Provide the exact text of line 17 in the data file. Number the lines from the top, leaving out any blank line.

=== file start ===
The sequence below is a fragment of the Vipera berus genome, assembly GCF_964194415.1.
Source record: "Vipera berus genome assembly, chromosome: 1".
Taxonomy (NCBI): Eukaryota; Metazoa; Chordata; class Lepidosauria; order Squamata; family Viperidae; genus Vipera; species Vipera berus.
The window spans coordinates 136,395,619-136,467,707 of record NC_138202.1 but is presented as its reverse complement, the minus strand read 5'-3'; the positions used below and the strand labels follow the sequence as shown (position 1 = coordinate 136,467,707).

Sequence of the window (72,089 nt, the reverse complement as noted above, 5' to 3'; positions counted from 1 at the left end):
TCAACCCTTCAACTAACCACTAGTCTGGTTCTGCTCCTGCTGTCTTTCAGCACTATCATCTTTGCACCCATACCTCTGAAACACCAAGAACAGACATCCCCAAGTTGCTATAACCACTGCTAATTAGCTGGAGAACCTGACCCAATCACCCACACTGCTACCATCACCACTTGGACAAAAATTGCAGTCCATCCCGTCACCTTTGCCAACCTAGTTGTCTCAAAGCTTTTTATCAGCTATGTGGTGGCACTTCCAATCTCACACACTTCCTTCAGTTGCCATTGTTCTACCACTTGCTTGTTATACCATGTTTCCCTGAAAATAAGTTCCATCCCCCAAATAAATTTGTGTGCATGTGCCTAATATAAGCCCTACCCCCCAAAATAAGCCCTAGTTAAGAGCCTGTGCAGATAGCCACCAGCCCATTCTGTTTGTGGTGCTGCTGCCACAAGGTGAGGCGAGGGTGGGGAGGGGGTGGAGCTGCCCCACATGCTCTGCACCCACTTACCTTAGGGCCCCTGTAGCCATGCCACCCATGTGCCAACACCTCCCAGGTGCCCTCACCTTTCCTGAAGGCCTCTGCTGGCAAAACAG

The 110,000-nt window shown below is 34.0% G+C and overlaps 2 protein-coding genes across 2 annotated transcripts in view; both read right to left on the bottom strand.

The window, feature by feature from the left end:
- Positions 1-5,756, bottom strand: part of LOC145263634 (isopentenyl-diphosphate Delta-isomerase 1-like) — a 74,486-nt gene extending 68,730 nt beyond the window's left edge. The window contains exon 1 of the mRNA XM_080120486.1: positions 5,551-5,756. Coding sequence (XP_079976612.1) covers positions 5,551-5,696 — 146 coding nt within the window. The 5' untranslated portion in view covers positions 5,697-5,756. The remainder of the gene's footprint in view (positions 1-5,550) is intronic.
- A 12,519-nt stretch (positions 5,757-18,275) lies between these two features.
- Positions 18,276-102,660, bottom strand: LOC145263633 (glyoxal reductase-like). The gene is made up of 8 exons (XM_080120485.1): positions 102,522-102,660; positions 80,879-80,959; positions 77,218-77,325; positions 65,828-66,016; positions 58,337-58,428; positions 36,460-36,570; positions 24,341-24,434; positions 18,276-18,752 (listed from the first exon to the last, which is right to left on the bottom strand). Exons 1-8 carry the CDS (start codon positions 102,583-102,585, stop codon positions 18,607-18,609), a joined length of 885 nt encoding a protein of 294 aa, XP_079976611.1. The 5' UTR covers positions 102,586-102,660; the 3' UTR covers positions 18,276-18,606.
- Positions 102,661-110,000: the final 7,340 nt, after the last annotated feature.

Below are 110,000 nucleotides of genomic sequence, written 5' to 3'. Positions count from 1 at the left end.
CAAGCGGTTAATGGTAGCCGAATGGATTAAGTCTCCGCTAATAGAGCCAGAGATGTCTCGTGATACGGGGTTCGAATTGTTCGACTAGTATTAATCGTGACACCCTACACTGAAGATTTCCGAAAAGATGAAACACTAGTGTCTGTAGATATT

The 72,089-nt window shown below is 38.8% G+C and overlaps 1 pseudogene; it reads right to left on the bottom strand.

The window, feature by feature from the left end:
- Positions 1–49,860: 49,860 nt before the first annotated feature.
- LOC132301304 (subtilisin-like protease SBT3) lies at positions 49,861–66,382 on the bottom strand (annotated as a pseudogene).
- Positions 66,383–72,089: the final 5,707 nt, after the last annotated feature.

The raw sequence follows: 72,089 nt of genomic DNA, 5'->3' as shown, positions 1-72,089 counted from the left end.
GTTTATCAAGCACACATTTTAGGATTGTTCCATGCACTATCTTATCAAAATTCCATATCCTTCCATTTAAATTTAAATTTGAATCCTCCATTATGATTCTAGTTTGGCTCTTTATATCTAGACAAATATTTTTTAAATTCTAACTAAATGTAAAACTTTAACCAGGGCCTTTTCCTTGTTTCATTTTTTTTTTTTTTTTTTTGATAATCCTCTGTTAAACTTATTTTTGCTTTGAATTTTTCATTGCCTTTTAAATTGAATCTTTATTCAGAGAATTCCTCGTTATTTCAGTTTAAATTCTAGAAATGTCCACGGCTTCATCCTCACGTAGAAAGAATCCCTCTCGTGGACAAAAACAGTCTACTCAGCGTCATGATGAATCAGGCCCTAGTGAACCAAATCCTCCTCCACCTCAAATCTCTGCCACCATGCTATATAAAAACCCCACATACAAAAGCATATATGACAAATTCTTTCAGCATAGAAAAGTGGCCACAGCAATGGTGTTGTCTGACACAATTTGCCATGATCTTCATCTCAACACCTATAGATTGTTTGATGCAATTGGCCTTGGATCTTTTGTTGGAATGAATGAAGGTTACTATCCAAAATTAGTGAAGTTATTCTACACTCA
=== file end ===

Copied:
- Positions 1–49,860: 49,860 nt before the first annotated feature.